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We are Like Plants: The Relation between Body and Nature in TCM

TCM

BY: Camila Loew

According to the medicine practiced by ancient Eastern wisdom, humans are regarded as a part of the larger natural context. Our relationship with nature exists within the concepts of unity and integrity in the body, as well as the interrelationship between the human body and the outside world. Just as each organ in the body and its function is a component of the overall activity of the whole body, nature is always the broader contest, and regularly influences the changes that occur within the body itself.

Eastern practitioners study the laws of nature as well as geographical conditions, which they find useful in working with patients. The notion of unity is key in understanding the ways of traditional Chinese medicine: unity of the body, and unity between body and nature.

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Nowhere perhaps does this reveal itself more clearly to us than in the cyclical nature of the seasons. The seasonal changes are reflected in our bodies (especially those of women, with our moon cycles), but also in the seasons of our lives

The communication between humans and nature affects us inside and out; this idea is deeply ingrained in the Chinese philosophy of health, where the five elements relate to the specific seasons of the year, the organs of the body, and all of our experiences, physical and emotional.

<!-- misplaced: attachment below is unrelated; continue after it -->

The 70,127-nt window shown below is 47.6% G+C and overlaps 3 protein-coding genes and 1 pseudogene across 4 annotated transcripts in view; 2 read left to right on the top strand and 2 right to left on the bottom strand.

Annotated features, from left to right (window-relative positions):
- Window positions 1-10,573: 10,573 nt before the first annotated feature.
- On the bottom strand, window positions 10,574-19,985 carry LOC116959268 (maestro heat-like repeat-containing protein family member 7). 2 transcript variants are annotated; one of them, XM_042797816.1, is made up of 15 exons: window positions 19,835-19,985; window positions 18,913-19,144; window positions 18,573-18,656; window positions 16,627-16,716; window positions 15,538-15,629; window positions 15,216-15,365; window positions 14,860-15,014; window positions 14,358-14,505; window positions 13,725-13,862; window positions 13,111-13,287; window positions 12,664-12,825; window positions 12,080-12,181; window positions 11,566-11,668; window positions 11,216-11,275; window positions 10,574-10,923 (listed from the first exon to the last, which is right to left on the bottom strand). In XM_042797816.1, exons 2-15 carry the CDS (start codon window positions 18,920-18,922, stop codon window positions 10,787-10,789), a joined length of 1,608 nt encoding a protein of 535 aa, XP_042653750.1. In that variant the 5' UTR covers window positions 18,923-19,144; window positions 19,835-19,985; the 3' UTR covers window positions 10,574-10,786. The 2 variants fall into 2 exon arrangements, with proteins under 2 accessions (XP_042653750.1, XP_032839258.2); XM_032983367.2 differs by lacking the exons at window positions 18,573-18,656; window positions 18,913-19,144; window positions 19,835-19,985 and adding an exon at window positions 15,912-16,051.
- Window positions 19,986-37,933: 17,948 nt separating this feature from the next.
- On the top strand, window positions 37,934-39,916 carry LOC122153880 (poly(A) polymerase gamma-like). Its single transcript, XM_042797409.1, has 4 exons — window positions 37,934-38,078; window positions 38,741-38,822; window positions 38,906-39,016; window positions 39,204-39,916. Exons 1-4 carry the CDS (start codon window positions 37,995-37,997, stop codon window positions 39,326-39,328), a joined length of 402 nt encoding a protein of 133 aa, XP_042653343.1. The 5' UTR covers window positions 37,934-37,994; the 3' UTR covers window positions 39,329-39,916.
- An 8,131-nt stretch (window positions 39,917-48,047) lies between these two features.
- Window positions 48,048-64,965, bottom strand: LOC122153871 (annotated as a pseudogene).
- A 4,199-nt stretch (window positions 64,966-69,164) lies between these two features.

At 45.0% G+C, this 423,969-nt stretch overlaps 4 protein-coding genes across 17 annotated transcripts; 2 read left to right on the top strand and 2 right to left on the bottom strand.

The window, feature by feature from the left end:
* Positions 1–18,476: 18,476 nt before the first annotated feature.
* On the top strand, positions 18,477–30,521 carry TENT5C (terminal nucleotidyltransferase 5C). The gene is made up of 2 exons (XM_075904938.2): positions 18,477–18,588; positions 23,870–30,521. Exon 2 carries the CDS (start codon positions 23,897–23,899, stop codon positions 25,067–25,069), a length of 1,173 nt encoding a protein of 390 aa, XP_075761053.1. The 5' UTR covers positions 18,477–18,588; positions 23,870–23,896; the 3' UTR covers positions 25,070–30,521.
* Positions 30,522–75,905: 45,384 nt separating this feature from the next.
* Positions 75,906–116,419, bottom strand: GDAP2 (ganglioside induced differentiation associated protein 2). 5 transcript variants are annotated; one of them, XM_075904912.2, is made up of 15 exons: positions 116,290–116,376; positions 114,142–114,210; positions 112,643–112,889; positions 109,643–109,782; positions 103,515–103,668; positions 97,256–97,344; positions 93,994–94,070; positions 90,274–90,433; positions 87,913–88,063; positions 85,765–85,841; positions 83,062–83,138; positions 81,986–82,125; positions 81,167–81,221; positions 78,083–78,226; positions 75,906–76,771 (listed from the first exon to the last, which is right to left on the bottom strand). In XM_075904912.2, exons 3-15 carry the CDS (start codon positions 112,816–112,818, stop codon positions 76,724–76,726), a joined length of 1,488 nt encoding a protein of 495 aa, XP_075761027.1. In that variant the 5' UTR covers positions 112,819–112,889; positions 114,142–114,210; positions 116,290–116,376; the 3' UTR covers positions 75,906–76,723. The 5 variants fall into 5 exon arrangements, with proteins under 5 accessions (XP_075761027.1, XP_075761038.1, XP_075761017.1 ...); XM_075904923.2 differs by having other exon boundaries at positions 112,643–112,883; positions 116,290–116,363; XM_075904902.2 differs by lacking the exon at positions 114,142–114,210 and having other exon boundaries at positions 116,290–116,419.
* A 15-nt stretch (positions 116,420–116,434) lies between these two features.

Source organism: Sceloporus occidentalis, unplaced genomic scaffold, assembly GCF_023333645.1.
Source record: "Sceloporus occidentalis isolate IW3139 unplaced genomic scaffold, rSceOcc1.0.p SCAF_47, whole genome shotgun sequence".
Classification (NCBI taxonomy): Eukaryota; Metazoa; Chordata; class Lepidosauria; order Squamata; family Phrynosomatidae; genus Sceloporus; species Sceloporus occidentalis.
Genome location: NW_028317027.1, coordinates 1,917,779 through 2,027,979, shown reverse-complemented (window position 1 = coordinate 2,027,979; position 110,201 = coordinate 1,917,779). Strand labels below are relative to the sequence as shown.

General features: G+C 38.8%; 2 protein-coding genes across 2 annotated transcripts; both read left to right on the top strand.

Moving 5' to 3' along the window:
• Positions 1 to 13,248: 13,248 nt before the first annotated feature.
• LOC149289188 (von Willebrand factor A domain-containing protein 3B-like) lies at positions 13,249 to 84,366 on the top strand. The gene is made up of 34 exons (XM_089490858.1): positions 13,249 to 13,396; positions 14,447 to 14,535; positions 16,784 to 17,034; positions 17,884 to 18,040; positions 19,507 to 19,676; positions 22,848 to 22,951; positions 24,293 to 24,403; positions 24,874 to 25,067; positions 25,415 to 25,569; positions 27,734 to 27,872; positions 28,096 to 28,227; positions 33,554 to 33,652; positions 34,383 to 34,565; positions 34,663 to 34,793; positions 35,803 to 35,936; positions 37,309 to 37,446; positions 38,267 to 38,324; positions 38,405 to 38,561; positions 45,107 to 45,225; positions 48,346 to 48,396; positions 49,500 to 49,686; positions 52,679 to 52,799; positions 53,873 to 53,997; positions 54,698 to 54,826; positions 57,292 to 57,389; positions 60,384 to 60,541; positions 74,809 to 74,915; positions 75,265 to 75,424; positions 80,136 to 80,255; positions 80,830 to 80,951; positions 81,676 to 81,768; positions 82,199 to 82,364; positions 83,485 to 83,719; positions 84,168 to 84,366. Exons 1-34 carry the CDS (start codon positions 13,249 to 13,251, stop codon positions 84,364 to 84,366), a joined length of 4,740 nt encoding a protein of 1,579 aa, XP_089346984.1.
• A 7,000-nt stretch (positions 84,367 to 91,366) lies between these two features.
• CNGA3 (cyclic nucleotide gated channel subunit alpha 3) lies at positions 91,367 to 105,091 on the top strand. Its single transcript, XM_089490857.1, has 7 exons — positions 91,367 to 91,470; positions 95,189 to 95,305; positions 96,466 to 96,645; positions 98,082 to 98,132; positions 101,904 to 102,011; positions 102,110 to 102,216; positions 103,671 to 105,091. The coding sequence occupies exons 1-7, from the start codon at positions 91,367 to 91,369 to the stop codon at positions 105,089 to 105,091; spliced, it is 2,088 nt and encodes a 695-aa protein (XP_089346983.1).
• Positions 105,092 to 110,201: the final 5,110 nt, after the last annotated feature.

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The notion that everything is connected has, sadly, lost its most evident qualities for us, in our modern world, where we tend to spend more time on screens indoors than observing the changes outdoors. Perhaps if we were more aware of our cycles and patterns, we would realize when we need certain things -such as rest and repair.

Once we learn to come to terms with the body as a part of nature, we can cooperate better with our own cycles. We learn that a body in harmony with nature is a healthier body, and can thus take control of our choices based on the body's true needs, which can guide us towards a more balanced lifestyle and overall well-being. As this awareness sets in, we become available to make subtle adjustments in our lifestyle, such as incorporating dietary changes, or supplementing with herbal formulas that can help balance the body and its systems.
When we are in balance, our energy and cycles flow, we are nourished, and our functions work optimally. If nature (and the body) is constantly in flux, when there is stagnation, physical symptoms occur, and then illness.
Think of yourself as a plant: nourish yourself, talk to yourself, observe yourself as you would your favorite house plant. Ask yourself, sincerely, what do you need right now? If you find an answer, take action and choose to keep that plant growing healthy and strong.

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